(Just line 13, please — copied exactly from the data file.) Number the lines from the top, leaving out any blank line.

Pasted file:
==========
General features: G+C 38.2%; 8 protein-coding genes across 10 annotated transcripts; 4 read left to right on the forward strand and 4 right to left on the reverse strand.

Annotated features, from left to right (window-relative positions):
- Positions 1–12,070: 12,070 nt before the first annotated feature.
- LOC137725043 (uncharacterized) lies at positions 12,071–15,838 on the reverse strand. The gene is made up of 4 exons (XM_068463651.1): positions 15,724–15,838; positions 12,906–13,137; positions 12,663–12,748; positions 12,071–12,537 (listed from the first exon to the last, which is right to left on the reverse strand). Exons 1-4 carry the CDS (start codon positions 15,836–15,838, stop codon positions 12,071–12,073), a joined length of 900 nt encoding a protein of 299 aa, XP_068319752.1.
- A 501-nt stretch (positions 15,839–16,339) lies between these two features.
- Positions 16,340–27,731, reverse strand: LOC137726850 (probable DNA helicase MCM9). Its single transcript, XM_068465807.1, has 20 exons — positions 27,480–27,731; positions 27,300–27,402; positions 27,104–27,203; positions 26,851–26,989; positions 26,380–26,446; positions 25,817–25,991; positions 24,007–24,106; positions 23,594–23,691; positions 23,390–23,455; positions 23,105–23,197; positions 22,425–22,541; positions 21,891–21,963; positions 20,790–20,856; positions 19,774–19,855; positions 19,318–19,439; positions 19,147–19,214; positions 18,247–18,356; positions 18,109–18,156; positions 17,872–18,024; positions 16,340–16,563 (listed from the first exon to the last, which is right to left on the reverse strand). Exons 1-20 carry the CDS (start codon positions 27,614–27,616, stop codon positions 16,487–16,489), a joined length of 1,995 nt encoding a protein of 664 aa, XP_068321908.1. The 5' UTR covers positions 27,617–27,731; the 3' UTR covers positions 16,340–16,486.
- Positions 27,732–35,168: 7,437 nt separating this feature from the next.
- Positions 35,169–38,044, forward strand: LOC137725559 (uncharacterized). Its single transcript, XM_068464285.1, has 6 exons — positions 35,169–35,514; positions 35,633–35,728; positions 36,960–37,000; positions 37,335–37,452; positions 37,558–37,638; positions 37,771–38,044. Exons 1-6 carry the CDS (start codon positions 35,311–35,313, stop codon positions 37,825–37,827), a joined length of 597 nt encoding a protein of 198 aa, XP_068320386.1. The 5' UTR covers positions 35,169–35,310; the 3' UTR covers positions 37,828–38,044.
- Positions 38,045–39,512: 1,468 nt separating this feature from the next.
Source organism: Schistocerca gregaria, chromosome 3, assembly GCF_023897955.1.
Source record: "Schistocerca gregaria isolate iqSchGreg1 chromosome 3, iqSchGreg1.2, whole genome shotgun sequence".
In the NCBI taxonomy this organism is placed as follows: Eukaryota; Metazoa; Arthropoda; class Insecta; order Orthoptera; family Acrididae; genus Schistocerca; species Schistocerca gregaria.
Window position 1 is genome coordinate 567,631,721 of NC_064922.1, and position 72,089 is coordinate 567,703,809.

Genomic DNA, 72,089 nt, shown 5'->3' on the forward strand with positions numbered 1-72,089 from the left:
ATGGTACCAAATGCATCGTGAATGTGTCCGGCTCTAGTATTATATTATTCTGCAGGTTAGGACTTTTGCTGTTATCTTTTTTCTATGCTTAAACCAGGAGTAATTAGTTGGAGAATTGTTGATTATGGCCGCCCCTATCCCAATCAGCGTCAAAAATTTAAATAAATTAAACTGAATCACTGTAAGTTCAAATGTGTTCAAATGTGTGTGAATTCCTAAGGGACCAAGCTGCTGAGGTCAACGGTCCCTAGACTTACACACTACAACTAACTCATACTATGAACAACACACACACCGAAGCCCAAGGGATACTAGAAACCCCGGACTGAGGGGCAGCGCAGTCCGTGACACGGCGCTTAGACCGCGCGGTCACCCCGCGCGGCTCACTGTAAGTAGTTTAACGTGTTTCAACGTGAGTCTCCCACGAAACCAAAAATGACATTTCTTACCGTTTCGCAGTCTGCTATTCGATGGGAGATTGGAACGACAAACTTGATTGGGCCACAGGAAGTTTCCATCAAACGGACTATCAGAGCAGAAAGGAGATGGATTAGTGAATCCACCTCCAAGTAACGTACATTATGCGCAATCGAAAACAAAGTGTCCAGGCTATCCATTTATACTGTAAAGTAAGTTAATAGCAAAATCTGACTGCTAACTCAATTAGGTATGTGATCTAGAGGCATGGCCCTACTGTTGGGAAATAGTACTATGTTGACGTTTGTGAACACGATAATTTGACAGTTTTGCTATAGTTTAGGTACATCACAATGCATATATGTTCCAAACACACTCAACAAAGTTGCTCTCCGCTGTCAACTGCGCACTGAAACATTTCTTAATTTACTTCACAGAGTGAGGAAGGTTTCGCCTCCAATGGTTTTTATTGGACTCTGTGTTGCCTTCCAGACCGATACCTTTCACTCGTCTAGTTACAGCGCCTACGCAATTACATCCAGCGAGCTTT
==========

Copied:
Window position 1 is genome coordinate 567,631,721 of NC_064922.1, and position 72,089 is coordinate 567,703,809.